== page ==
Because Saburtalo is so huge, I split it into two halves. The eastern portion, which finishes at the river, is what I refer to as 'Busy Saburtalo.' Most of Saburtalo's institutions, including the Medical and Technical universities, as well as City Hall and Pekini Avenue, one of Tbilisi's main retail districts, are located here. During rush hour, traffic in this region may be rather terrible.

The western part is what I term 'Quiet Saburtalo.' Because this area is not as developed as 'Busy Saburtalo,' there are more opportunities for new projects. The University Metro Station opened at the end of 2017 and has improved the area's living conditions. There are several green places in this portion of Saburtalo, the most noteworthy of which being the former Hippodrome, which is now being refurbished and renamed 'Central Park.' The new City Mall, which opened in 2019 and is the biggest mall in the city's core district, is also located in this region.

The majority of Saburtalo is flat, however the Nutsubidze Plateau, located on the northern outskirts of the city, provides spectacular views over the city. Because there are more old Communist buildings here and fewer retail alternatives than in the center of Saburtalo, prices are often lower.

The Lisi Lake region, which is close to Nutsubidze, is a famous tourist destination. There hasn't been much progress in this area. Because most of it is exclusively designated for low-rise developments, costs are relatively expensive.


Dighomi is a huge region that encompasses the most of the city's northwestern outskirts. It takes around 30 minutes to travel into the city center in regular traffic, and there are no metro stations in the neighborhood. The US Embassy and the QSI School, which is regarded the greatest (and most costly) foreign school in the city, are both located here. To the north of Dighomi, the enormous Tbilisi Mall is located just outside the municipal borders.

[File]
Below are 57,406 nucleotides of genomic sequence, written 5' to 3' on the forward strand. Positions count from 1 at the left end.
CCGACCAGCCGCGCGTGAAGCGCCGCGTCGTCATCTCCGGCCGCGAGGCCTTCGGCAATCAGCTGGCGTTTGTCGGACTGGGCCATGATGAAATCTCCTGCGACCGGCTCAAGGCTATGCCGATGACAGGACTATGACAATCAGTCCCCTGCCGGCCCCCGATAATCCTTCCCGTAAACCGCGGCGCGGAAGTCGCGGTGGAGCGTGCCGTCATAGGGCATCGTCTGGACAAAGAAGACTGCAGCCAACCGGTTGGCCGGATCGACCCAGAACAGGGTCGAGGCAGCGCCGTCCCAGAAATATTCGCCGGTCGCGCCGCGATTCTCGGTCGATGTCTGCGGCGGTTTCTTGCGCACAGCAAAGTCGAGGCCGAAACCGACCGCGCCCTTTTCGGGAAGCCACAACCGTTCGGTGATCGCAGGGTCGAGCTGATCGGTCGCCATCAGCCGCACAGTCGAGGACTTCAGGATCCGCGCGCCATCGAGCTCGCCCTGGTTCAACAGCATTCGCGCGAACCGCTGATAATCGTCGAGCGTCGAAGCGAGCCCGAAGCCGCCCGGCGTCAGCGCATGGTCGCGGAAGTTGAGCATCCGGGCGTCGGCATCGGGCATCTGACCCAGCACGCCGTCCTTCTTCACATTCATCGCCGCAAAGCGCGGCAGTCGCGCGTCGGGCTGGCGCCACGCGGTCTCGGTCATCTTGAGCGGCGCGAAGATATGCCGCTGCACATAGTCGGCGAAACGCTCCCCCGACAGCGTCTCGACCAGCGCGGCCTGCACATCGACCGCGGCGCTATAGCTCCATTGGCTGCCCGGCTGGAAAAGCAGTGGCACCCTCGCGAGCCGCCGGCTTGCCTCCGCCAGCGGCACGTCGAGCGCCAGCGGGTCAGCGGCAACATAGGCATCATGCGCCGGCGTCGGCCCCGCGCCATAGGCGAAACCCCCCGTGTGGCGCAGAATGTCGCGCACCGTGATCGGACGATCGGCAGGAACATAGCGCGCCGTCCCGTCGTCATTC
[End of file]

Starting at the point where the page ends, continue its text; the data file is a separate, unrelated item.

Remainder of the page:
Because Dighomi spans such a big area, there are still plenty of accessible construction sites. As a result, there has been a lot of building at some of the city's more inexpensive costs. Dighomi Village, located in the northwestern portion of Dighomi, is designated for villas, making it one of the greatest choices for someone searching for a private home rather than an apartment.


The Gldani region is located on the other bank of the river from Dighomi. It has comparable benefits and drawbacks as Dighomi in that it takes a bit more than 30 minutes to get to the center. The fact that Tbilisi's major metro line crosses through Gldani gives it an edge. Around Gldani Metro Station, there is a bustling retail district with a handful of small malls and a plethora of businesses.

The bulk of the flats in the region are of the old Communist type, but they are being joined by a slew of new projects that are among the city's more inexpensive alternatives, thanks to the abundance of vacant construction plots and the ability to construct high-rise structures.


The Didube area is located under Gldani. Didube is closer to the city center than Gldani, but it is still considered an industrial region, thus it is still rather inexpensive. The region is well-served by metro stations, and various markets, including the major home improvement megastores, are situated nearby. Because the region is far smaller than Gldani and has been developed for much longer, there are fewer construction plots available. New developments under construction, on the other hand, provide quite excellent value for money for someone on a budget who wants to stay near to the city center.


The Chughureti region, which includes Plekhanov and Vorontsovi, is located south of the Didube and on the other side of the river from Mtatsaminda. This is a classic historical neighborhood with largely low-rise buildings and characteristic Georgian red brick architecture. After being completely refurbished in 2012, David Aghmashenebeli Street has become a famous tourist destination, particularly among Middle Eastern visitors. The famed 'Fabrika,' a popular 'glostel,' co-working center, and collection of stylish pubs and eateries, is only a few steps away. This has evolved into a hub for 'digital nomads,' who have been flocking to Tbilisi in ever-increasing numbers.